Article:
It's very important to understand how dangerous Carbon Monoxide (CO) gas can be to humans when it occurs in concentrations above 35 'parts per notation' (PPM).
It does occur naturally in the atmosphere in low levels that is not of danger to humans, however, as it is formed when there is not enough oxygen to produce Carbon Dioxide (CO2), it can be lethal in enclosed spaces.
Carbon Monoxide has been gruesomely nicknamed 'The Silent Killer' because of it's inability to be smelt, seen, heard or tasted, which makes it all the more dangerous.
Every year, CO will cause 4000 people to visit the hospital with CO poisoning, with 200 of these needing an overnight stay and 50 not surviving. This also doesn't take into account the CO deaths that occur without the victims making it to hospital.
In terms of our homes, lethal levels of Carbon Monoxide can be produced when carbon-based fuels are not completely burned. This usually occurs when fuel-burning appliances are faulty or malfunctioning.
Appliances such as furnaces, ranges, gas boilers, water heaters, gas or kerosene room heaters and fireplaces are the main examples that can kill if functioning incorrectly. Any of these that are malfunctioning can cause your home to fill up with carbon monoxide gas in the same way as starting a car in a closed garaged or lighting a BBQ in a tent when camping. All are serious and all can kill very quickly.
Physical symptoms of carbon monoxide poisoning include nausea, vomiting, headaches, dizziness, becoming out of breath, feeling lethargic, behaving erratically and feeling better as soon as you leave the house.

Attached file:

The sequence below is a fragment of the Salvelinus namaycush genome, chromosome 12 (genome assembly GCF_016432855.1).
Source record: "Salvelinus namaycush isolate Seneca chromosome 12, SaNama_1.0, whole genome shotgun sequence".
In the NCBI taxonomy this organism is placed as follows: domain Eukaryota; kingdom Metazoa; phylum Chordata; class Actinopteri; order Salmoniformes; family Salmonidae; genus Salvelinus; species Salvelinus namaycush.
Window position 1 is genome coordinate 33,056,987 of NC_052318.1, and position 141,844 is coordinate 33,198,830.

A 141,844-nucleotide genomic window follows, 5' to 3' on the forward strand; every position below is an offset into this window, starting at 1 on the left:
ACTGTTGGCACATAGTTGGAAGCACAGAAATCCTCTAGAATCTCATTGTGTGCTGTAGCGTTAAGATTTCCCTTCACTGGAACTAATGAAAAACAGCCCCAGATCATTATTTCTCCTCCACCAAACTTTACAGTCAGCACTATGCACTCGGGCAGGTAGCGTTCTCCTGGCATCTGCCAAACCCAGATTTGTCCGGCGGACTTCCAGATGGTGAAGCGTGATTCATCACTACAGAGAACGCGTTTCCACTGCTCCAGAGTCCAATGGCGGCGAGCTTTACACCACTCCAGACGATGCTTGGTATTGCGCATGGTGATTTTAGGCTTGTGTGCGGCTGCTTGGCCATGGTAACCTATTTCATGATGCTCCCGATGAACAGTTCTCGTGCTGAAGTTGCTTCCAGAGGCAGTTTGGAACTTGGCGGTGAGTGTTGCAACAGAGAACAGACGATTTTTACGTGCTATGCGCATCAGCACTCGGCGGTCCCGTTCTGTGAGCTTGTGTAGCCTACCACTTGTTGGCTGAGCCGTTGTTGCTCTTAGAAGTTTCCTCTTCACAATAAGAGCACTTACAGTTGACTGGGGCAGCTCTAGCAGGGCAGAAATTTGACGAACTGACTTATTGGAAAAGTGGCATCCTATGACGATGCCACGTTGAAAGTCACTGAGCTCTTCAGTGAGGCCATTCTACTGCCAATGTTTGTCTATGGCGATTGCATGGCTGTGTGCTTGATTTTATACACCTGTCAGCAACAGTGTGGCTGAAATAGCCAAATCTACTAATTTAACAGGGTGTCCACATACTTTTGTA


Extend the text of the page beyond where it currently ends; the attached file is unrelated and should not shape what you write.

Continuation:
Pets can also give you an indication that there is too much Carbon Monoxide in your home. Cats will often refuse to come in and dogs may have sore mouths or become irritable. The old classic tale of miners taking a canary down the coal mine is for this very reason. High levels of Carbon Monoxide would kill the canary before the miners and act as an indicator that they need to get out.
While you can't see the gas itself, visual symptoms include yellowy-brownish stains around fuel burning appliances, orange or yellow pilot lights (they should be blue - see your boiler for an example), pilot lights that won't stay or and an increase in condensation on the inside of windows.
If you do suspect that an appliance is faulty and producing Carbon Monoxide then switch it off, open all the windows for ventilation and call the Gas Emergency Hotline on 0800 111 999 for further advice. You should also visit your GP or local hospital and tell them you suspect you've been exposed to too much CO. They can do a blood and/or breath test to confirm, though you should get this done immediately as Carbon Monoxide leaves the body quickly.
To avoid your fuel-burning appliances becoming faulty, you should get them checked at least once per year. Gas Safe Registered plumbers and engineers can be called into check your appliances and thoroughly test them. This is particularly recommended for gas boilers, as not only can it identify any leaks, it will also help prevent breakdowns and the possibility of being without heating during the winter months.
You should also install a Carbon Monoxide Detector and test it regular and change the batteries if necessary. It's pointless to go to the trouble of installing an alarm if you allow the batteries to go flat, rendering it useless!
Article by Benjamin Clarke
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